MATTHEW MORIARTY: This Gun-Shooting Thing Is Too Much Fun
I planted the butt of the shotgun against my left shoulder, took aim and fired. The kick wasn't as bad as I was expecting. In fact, it felt good. Satisfying.
"Great!" my friend Weej said. "You shot the tree."
"It'll live," I said. "Besides, it shouldn't have looked at me that way."
It was my first time firing a gun. Weej, who now wants to be called Lewis simply because that's his name, invited me to shoot skeet with him, his Danish/French girlfriend Gia, and a couple of people from his neighborhood in Vass.
He had asked me before. And although I always said I was interested, I usually found an excuse not to come. If he prodded me, I would just make fun of him for being almost 30 and never having had a job. (He's got degrees on top of his degrees.)
I knew that the reason for my hesitation was fear. Guns have always made me nervous. If the vice president proved anything it's that accidents happen, no matter who you are. Guns scare me.
When I was growing up in the '80s, gun safety was a big issue. Every time a TV character wore out his welcome, like that idiot from "90210" who wore the cowboy hat, it would be time for a "very special episode." Bang bang.
I remember reading an article about a kid who shot his friend in the face. The author, the ending revealed, was the shooter, having grown up with the shame.
Kurt Vonnegut's narrator in "Deadeye Dick" had accidentally shot someone, and it ruined his life. In "I Hung My Head," Johnny Cash sings about an accidental shooting:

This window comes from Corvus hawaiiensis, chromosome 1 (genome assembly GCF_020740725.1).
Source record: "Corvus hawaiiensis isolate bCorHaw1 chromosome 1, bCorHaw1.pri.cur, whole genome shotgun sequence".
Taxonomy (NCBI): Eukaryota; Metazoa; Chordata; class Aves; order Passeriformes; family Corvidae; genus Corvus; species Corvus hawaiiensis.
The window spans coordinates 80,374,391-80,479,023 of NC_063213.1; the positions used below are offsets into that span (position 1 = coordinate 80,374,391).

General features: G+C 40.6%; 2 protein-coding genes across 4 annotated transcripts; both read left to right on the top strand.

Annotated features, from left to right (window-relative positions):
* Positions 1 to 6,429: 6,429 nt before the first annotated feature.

"I felt the power of death over life. I orphaned his children. I widowed his wife. I begged their forgiveness. I wish I was dead. I hung my head. I hung my head."
A couple of years ago, I had to write an article about a hunting accident in which a young boy accidentally shot and killed a man with a shotgun. It happened in the woods near where Weej and I were shooting.
As I held the gun in my hands, it seemed odd that all I would have to do to end Weej's life would be to swing it in his direction and pull the trigger. I told him that the headline would have read: "Unemployed 30-Year-Old Killed."
But guns are a fact of life. As a man, I owed it to myself to learn how to use one properly.
It was about as cold as any day yet this winter. It was so cold that the clays that escaped the shotgun shattered when they hit the frozen ground. Eventually, a couple of different people showed up. There were coffee and cake.
A guy named Dave pulled up in a pickup with a clay thrower in the back. Gia took some shots. It was hilarious to me, watching a 90-pound European in $200 jeans and a cape shoot a pump action. Weej proved to be a marksman.
On my first go, I took three shots, clipping the clay with the final one. After a reload, I shot again and watched a bird disintegrate before my eyes.
"That felt good," I said.
After a couple of boxes of shells each, some red noses and about an hour of cleaning up, we called it a day.
By that night, I had an oval bruise on my arm and shoulder. I can't say that I'm hooked, but it was a good time, and I got to face my fear. And I'll bet that oak won't mess with me again.
Matthew Moriarty may be contacted at 693-2479 or by e-mail at moriarty@thepilot. com.
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